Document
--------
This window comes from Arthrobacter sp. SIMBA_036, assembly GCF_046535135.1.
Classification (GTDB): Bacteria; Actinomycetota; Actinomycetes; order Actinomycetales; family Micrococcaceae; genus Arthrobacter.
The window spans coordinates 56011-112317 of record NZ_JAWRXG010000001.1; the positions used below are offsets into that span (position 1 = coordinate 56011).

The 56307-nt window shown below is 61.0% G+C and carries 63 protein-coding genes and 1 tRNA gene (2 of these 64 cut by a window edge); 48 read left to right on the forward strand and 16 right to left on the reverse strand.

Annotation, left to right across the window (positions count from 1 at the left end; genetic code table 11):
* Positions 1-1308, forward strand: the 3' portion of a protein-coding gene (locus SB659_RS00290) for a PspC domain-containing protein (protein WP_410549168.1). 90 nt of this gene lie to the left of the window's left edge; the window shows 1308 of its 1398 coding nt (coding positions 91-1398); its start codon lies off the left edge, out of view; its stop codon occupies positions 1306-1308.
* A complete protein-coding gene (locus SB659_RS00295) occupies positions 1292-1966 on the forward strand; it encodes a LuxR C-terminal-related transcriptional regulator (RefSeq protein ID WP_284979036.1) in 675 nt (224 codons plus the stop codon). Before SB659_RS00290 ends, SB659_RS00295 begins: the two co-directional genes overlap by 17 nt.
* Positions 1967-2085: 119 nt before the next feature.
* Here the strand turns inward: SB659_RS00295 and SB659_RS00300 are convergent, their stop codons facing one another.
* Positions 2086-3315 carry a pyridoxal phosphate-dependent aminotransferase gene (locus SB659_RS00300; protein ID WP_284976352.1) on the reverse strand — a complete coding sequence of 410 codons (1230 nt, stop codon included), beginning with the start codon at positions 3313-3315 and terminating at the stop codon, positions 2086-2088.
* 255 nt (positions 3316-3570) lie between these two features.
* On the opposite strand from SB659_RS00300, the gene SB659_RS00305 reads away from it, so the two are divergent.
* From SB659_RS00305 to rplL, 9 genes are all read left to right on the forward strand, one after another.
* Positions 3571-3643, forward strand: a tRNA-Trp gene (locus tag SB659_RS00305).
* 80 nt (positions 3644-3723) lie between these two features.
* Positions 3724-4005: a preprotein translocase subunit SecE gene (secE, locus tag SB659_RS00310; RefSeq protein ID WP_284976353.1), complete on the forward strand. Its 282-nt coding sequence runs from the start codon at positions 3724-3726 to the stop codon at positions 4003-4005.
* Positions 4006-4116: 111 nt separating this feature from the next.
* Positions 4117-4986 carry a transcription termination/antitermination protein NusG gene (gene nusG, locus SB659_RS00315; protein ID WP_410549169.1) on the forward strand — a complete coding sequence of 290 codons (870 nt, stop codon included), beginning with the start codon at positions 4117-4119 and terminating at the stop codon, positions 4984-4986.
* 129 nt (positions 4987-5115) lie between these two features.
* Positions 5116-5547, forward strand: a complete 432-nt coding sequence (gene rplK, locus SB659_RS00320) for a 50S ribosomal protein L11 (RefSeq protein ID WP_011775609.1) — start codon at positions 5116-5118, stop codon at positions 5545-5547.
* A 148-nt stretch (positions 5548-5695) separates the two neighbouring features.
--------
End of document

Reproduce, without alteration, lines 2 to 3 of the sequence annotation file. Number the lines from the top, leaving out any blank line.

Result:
Classification (GTDB): Bacteria; Actinomycetota; Actinomycetes; order Actinomycetales; family Micrococcaceae; genus Arthrobacter.
The window spans coordinates 56011-112317 of record NZ_JAWRXG010000001.1; the positions used below are offsets into that span (position 1 = coordinate 56011).